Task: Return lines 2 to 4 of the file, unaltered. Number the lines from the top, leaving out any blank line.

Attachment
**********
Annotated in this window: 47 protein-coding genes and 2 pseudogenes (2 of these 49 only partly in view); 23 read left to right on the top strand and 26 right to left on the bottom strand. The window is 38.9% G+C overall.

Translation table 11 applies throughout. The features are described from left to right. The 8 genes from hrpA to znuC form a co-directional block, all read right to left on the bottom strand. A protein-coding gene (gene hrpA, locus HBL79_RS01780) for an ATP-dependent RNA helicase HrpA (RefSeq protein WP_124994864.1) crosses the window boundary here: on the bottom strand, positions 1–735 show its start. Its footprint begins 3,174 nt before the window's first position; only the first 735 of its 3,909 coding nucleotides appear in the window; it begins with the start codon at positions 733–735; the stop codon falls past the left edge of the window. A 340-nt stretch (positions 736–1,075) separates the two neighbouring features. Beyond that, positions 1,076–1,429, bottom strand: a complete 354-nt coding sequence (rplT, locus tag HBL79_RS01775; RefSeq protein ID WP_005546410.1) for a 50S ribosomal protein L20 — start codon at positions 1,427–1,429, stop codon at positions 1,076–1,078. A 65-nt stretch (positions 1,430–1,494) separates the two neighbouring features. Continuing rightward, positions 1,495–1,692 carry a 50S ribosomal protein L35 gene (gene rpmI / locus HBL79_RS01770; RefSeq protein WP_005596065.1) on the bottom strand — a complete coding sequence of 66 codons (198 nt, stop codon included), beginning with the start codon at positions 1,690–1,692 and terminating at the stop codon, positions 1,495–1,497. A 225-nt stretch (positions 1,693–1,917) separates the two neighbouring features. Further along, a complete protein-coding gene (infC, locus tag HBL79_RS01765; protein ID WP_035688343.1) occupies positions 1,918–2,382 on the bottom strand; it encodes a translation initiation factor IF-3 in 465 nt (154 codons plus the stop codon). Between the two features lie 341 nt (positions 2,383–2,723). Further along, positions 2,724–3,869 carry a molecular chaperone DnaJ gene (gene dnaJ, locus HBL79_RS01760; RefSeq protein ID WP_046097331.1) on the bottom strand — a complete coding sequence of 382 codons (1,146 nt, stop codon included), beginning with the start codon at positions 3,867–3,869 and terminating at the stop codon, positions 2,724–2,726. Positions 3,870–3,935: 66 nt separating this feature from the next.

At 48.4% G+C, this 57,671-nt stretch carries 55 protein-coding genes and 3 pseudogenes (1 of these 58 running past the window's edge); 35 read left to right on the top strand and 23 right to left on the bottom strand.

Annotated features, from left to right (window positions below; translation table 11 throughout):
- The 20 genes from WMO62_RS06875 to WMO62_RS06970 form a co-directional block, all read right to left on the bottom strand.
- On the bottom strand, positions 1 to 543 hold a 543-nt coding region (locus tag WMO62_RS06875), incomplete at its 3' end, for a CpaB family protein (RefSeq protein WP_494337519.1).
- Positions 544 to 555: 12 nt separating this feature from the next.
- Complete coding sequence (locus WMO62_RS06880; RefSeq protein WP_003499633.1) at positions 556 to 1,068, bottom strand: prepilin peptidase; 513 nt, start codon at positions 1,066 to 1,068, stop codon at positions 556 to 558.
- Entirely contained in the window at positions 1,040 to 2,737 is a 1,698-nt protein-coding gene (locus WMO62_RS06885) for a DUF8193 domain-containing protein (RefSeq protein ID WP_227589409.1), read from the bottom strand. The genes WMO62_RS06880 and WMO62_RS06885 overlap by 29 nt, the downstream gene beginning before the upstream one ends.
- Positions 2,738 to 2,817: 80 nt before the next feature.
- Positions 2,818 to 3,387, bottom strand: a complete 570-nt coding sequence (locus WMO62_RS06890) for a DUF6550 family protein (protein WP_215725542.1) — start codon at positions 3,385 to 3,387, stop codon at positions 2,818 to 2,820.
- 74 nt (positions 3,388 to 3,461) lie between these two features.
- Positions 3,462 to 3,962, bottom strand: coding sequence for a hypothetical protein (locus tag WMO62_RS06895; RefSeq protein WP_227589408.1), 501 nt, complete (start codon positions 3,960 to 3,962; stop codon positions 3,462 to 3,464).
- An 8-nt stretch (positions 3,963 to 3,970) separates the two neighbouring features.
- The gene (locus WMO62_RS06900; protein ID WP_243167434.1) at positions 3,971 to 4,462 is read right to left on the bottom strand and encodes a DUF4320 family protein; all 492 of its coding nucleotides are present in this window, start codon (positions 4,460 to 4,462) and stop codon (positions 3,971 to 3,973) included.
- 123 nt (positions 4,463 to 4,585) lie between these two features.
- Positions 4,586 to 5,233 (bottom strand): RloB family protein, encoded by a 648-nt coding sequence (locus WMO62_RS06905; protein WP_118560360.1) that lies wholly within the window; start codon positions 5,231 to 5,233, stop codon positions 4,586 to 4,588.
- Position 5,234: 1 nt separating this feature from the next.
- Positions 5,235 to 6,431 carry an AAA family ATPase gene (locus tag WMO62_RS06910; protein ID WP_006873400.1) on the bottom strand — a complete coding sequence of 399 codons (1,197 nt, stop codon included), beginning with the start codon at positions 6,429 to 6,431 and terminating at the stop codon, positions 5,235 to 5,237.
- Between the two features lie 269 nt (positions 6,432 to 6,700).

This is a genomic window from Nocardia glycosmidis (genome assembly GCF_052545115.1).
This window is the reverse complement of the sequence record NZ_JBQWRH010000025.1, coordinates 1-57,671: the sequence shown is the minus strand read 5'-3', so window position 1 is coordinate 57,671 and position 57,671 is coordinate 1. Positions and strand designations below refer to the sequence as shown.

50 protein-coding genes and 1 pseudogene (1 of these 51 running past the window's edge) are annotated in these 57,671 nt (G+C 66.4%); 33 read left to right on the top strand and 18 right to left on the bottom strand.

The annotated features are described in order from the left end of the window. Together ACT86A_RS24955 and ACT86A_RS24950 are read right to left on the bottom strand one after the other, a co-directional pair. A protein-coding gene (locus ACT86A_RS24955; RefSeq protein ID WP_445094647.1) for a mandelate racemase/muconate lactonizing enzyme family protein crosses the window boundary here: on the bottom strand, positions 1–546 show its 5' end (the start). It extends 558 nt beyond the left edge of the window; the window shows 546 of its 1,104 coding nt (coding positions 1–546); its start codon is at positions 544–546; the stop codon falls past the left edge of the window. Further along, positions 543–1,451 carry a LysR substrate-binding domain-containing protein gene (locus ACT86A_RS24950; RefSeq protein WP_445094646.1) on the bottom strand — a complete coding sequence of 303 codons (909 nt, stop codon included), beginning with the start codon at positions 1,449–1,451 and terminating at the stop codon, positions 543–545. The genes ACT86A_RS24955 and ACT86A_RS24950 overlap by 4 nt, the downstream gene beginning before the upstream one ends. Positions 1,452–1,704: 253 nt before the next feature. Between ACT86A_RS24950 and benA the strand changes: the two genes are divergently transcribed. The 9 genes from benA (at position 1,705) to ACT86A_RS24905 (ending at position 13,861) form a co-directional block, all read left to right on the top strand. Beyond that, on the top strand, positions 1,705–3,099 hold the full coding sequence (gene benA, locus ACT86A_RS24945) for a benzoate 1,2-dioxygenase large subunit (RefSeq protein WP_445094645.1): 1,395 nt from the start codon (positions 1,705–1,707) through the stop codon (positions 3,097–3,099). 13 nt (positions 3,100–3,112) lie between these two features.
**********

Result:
Translation table 11 applies throughout. The features are described from left to right. The 8 genes from hrpA to znuC form a co-directional block, all read right to left on the bottom strand. A protein-coding gene (gene hrpA, locus HBL79_RS01780) for an ATP-dependent RNA helicase HrpA (RefSeq protein WP_124994864.1) crosses the window boundary here: on the bottom strand, positions 1–735 show its start. Its footprint begins 3,174 nt before the window's first position; only the first 735 of its 3,909 coding nucleotides appear in the window; it begins with the start codon at positions 733–735; the stop codon falls past the left edge of the window. A 340-nt stretch (positions 736–1,075) separates the two neighbouring features. Beyond that, positions 1,076–1,429, bottom strand: a complete 354-nt coding sequence (rplT, locus tag HBL79_RS01775; RefSeq protein ID WP_005546410.1) for a 50S ribosomal protein L20 — start codon at positions 1,427–1,429, stop codon at positions 1,076–1,078. A 65-nt stretch (positions 1,430–1,494) separates the two neighbouring features. Continuing rightward, positions 1,495–1,692 carry a 50S ribosomal protein L35 gene (gene rpmI / locus HBL79_RS01770; RefSeq protein WP_005596065.1) on the bottom strand — a complete coding sequence of 66 codons (198 nt, stop codon included), beginning with the start codon at positions 1,690–1,692 and terminating at the stop codon, positions 1,495–1,497. A 225-nt stretch (positions 1,693–1,917) separates the two neighbouring features. Further along, a complete protein-coding gene (infC, locus tag HBL79_RS01765; protein ID WP_035688343.1) occupies positions 1,918–2,382 on the bottom strand; it encodes a translation initiation factor IF-3 in 465 nt (154 codons plus the stop codon). Between the two features lie 341 nt (positions 2,383–2,723). Further along, positions 2,724–3,869 carry a molecular chaperone DnaJ gene (gene dnaJ, locus HBL79_RS01760; RefSeq protein ID WP_046097331.1) on the bottom strand — a complete coding sequence of 382 codons (1,146 nt, stop codon included), beginning with the start codon at positions 3,867–3,869 and terminating at the stop codon, positions 2,724–2,726. Positions 3,870–3,935: 66 nt separating this feature from the next.

At 48.4% G+C, this 57,671-nt stretch carries 55 protein-coding genes and 3 pseudogenes (1 of these 58 running past the window's edge); 35 read left to right on the top strand and 23 right to left on the bottom strand.

Annotated features, from left to right (window positions below; translation table 11 throughout):